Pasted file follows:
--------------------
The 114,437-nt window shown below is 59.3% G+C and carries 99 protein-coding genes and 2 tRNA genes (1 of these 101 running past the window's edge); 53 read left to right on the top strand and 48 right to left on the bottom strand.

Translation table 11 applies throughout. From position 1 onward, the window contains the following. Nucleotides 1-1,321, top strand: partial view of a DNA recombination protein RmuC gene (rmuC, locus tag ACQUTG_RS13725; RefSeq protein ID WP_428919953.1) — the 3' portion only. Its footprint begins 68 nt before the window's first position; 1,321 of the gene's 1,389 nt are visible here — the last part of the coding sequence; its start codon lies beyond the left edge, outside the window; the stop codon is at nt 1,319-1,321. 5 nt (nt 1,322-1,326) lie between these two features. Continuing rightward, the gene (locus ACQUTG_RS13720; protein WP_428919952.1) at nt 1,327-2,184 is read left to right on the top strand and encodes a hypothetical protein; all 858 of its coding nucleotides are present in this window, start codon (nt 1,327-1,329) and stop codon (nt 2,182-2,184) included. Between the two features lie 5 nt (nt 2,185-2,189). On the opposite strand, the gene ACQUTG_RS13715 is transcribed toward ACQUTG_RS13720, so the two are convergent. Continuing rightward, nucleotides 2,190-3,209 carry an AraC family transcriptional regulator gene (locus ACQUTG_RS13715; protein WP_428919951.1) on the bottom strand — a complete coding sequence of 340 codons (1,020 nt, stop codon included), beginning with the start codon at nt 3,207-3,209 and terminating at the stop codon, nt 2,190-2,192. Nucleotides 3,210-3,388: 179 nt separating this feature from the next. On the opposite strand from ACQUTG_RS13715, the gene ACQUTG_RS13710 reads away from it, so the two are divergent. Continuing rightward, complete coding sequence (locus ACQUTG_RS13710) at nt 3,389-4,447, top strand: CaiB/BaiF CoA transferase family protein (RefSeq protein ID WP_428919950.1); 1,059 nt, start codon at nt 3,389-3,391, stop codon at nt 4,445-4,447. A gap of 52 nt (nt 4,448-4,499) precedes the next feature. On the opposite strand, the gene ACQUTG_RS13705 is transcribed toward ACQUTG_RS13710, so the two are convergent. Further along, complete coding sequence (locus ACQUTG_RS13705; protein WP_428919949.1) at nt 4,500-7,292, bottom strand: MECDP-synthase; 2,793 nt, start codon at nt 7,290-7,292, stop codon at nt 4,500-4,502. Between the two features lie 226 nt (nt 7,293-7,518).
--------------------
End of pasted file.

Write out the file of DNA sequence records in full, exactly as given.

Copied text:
The 114,437-nt window shown below is 59.3% G+C and carries 99 protein-coding genes and 2 tRNA genes (1 of these 101 running past the window's edge); 53 read left to right on the top strand and 48 right to left on the bottom strand.

Translation table 11 applies throughout. From position 1 onward, the window contains the following. Nucleotides 1-1,321, top strand: partial view of a DNA recombination protein RmuC gene (rmuC, locus tag ACQUTG_RS13725; RefSeq protein ID WP_428919953.1) — the 3' portion only. Its footprint begins 68 nt before the window's first position; 1,321 of the gene's 1,389 nt are visible here — the last part of the coding sequence; its start codon lies beyond the left edge, outside the window; the stop codon is at nt 1,319-1,321. 5 nt (nt 1,322-1,326) lie between these two features. Continuing rightward, the gene (locus ACQUTG_RS13720; protein WP_428919952.1) at nt 1,327-2,184 is read left to right on the top strand and encodes a hypothetical protein; all 858 of its coding nucleotides are present in this window, start codon (nt 1,327-1,329) and stop codon (nt 2,182-2,184) included. Between the two features lie 5 nt (nt 2,185-2,189). On the opposite strand, the gene ACQUTG_RS13715 is transcribed toward ACQUTG_RS13720, so the two are convergent. Continuing rightward, nucleotides 2,190-3,209 carry an AraC family transcriptional regulator gene (locus ACQUTG_RS13715; protein WP_428919951.1) on the bottom strand — a complete coding sequence of 340 codons (1,020 nt, stop codon included), beginning with the start codon at nt 3,207-3,209 and terminating at the stop codon, nt 2,190-2,192. Nucleotides 3,210-3,388: 179 nt separating this feature from the next. On the opposite strand from ACQUTG_RS13715, the gene ACQUTG_RS13710 reads away from it, so the two are divergent. Continuing rightward, complete coding sequence (locus ACQUTG_RS13710) at nt 3,389-4,447, top strand: CaiB/BaiF CoA transferase family protein (RefSeq protein ID WP_428919950.1); 1,059 nt, start codon at nt 3,389-3,391, stop codon at nt 4,445-4,447. A gap of 52 nt (nt 4,448-4,499) precedes the next feature. On the opposite strand, the gene ACQUTG_RS13705 is transcribed toward ACQUTG_RS13710, so the two are convergent. Further along, complete coding sequence (locus ACQUTG_RS13705; protein WP_428919949.1) at nt 4,500-7,292, bottom strand: MECDP-synthase; 2,793 nt, start codon at nt 7,290-7,292, stop codon at nt 4,500-4,502. Between the two features lie 226 nt (nt 7,293-7,518).